American Efficient partners with manufacturers, retailers, electric utilities and grid operators to develop and manage portfolios of energy efficiency resources.
American Efficient takes the raw capabilities of energy installations and determines how they can be most valuable to the electric system.
American Efficient acts as a bridge between manufacturers, retailers, installers, and owners of energy efficiency resources and the utilities and markets that can use those resources to meet America’s energy needs.
Residences, while not the predominant building type in the US by total square footage, contain many, fairly easy-to-implement opportunities to add value to the grid through efficiency and demand response.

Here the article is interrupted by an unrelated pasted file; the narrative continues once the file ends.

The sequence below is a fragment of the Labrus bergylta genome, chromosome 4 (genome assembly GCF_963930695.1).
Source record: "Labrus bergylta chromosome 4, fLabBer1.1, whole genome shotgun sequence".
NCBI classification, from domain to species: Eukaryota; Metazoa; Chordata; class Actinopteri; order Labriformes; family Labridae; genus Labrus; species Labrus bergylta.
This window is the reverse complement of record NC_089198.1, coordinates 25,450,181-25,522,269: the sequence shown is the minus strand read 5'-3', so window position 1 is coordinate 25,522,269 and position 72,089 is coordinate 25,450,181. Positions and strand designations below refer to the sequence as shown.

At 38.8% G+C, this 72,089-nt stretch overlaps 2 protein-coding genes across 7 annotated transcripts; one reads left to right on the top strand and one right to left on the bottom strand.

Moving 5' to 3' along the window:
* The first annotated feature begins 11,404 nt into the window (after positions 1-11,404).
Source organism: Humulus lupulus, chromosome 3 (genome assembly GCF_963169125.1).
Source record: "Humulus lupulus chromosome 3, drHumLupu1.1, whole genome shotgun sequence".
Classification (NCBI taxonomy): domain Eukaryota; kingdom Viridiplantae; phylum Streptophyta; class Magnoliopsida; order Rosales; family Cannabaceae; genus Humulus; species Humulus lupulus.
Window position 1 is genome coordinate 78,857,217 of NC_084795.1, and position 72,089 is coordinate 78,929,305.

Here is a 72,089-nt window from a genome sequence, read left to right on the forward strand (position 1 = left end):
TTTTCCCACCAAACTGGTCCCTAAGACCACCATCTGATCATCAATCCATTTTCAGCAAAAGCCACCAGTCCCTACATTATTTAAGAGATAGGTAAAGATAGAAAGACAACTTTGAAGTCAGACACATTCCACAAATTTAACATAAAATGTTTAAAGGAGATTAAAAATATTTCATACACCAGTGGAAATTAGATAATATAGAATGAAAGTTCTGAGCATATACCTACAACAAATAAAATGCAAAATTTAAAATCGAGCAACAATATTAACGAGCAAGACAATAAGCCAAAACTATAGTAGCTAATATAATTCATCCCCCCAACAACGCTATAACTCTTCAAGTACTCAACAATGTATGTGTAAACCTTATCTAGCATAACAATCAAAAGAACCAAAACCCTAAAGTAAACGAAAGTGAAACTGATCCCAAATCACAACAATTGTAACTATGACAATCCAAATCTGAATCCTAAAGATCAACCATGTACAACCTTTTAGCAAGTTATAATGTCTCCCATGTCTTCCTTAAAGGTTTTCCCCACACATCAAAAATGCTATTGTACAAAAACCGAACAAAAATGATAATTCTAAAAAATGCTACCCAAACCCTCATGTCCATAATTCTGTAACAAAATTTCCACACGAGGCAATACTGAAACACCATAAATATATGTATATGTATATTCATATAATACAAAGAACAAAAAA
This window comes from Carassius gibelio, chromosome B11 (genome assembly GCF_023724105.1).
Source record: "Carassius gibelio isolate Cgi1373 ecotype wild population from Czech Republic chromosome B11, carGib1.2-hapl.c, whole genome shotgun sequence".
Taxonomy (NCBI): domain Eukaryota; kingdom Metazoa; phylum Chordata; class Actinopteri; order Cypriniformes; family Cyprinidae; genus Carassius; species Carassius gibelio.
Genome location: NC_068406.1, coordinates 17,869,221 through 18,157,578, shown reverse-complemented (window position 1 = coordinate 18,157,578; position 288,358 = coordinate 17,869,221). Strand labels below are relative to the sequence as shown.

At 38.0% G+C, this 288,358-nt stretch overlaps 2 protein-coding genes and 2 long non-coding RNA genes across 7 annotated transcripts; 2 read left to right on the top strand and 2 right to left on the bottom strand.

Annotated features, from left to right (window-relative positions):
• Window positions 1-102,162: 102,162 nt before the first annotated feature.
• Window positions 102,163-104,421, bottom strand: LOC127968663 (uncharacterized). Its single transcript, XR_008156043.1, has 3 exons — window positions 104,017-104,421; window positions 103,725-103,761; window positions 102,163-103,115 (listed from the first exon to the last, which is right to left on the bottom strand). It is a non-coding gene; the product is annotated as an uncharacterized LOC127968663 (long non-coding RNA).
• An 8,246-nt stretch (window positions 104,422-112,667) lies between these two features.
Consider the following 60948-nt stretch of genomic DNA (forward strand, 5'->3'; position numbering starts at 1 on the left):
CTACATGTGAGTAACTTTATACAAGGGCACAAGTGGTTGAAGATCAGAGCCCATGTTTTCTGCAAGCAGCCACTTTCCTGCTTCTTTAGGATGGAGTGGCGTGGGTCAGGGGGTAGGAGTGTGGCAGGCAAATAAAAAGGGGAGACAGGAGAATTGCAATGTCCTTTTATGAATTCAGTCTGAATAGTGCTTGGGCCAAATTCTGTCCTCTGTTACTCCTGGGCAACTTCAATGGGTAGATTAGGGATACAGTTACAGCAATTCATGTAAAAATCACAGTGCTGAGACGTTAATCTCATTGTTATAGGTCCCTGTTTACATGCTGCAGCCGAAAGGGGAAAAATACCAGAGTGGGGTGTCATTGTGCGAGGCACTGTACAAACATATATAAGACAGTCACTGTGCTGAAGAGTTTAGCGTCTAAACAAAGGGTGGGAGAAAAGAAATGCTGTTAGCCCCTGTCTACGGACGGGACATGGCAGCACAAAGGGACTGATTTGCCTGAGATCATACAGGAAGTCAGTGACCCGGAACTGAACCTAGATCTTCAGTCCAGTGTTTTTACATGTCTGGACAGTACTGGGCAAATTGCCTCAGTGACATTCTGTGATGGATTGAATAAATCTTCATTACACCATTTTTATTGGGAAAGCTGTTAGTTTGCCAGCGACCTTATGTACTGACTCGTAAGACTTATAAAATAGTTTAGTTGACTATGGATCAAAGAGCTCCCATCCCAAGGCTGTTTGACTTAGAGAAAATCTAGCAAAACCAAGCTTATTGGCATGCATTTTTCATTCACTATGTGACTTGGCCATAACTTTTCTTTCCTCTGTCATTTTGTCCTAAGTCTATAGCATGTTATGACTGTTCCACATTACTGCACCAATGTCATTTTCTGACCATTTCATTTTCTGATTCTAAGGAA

Insulation, weather-stripping and efficient glazing all contribute to reducing heating/cooling load.
second only to heating and cooling as a source of load in the typical home
Those with the most advanced potential for reducing energy consumption, “plug load”
Significant impacts can be gained from replacing incandescent lighting with high efficiency lamps and fixtures utilizing CFLs, LEDs etc.
Energy storage systems (ESS) can not only provide standby power in a utility outage but can also enable homeowners to choose when to use the grid or their own “assets”
These devices “learn” from your energy usage patterns and help you optimize both comfort and cost of heating and cooling
Any means of producing energy for the home “behind the meter”; used to supplement and/or replace grid power